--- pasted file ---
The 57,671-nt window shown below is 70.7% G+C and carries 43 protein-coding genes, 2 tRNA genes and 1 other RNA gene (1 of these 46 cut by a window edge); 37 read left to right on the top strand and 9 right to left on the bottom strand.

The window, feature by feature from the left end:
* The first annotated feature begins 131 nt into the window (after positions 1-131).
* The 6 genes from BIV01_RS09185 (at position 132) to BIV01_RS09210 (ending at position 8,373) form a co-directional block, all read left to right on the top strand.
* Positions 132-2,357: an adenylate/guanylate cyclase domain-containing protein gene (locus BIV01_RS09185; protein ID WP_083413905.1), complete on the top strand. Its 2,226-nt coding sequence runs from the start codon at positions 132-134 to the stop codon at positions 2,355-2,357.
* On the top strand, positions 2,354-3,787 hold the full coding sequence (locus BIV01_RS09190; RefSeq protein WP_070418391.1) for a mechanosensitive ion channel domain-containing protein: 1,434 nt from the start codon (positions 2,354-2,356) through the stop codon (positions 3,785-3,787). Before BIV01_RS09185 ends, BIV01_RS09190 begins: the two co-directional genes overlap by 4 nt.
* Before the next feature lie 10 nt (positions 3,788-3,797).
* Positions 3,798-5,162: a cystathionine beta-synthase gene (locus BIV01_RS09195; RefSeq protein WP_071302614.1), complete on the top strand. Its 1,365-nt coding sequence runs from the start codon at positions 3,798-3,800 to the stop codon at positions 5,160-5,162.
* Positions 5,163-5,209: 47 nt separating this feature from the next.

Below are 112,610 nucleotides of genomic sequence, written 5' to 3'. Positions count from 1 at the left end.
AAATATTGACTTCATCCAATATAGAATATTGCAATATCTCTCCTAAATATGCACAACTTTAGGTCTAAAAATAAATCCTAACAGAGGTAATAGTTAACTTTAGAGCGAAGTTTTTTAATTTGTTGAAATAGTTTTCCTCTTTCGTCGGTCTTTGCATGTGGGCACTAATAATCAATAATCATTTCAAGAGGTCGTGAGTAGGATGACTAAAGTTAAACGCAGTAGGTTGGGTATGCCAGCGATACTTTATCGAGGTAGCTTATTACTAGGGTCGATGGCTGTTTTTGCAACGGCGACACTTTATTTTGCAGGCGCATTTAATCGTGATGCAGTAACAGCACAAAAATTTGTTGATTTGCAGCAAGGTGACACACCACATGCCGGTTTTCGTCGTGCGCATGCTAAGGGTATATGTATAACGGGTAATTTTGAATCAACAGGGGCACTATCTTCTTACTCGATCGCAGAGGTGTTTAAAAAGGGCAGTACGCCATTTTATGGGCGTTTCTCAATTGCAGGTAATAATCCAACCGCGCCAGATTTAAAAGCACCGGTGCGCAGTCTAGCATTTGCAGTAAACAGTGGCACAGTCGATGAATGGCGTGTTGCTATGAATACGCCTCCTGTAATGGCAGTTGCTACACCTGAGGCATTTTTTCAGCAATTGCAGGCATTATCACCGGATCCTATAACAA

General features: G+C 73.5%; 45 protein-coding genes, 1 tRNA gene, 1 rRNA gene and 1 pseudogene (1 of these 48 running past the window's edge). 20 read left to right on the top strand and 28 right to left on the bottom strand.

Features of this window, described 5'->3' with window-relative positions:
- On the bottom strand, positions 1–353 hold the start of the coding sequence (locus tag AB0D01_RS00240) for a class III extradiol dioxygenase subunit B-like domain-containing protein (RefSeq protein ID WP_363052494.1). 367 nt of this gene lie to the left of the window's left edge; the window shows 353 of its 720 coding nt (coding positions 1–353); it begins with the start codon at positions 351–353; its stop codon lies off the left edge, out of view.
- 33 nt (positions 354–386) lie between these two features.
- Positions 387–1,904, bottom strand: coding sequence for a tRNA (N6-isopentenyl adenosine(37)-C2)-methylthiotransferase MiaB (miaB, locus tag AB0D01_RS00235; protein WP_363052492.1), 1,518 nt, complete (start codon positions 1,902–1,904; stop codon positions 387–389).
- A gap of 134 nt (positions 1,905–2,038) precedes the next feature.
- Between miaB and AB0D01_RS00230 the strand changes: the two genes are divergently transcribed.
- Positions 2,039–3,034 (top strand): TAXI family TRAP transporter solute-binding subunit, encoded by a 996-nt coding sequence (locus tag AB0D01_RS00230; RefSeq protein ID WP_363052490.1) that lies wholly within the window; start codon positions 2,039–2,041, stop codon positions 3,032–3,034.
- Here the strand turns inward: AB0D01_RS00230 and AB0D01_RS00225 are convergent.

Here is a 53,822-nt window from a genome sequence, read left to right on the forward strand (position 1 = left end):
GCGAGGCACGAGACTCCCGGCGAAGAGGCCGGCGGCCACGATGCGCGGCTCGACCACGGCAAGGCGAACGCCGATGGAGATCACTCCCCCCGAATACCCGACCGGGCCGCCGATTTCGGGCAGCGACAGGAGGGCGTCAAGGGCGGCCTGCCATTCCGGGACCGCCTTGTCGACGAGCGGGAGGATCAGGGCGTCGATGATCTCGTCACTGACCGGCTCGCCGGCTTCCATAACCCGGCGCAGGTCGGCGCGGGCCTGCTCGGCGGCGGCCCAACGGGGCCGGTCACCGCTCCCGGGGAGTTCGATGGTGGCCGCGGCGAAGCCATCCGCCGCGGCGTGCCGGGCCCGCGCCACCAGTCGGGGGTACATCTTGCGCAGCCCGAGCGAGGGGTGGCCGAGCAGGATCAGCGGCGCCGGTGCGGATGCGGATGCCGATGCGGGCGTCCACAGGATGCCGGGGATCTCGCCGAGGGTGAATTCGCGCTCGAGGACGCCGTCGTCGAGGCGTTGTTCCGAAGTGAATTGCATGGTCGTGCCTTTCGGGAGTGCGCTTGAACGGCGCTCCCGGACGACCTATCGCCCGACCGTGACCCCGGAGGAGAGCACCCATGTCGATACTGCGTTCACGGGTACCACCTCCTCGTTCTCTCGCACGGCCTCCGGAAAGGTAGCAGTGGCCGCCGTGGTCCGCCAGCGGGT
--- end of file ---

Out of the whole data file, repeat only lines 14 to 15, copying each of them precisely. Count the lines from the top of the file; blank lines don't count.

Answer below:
- On the bottom strand, positions 1–353 hold the start of the coding sequence (locus tag AB0D01_RS00240) for a class III extradiol dioxygenase subunit B-like domain-containing protein (RefSeq protein ID WP_363052494.1). 367 nt of this gene lie to the left of the window's left edge; the window shows 353 of its 720 coding nt (coding positions 1–353); it begins with the start codon at positions 351–353; its stop codon lies off the left edge, out of view.
- 33 nt (positions 354–386) lie between these two features.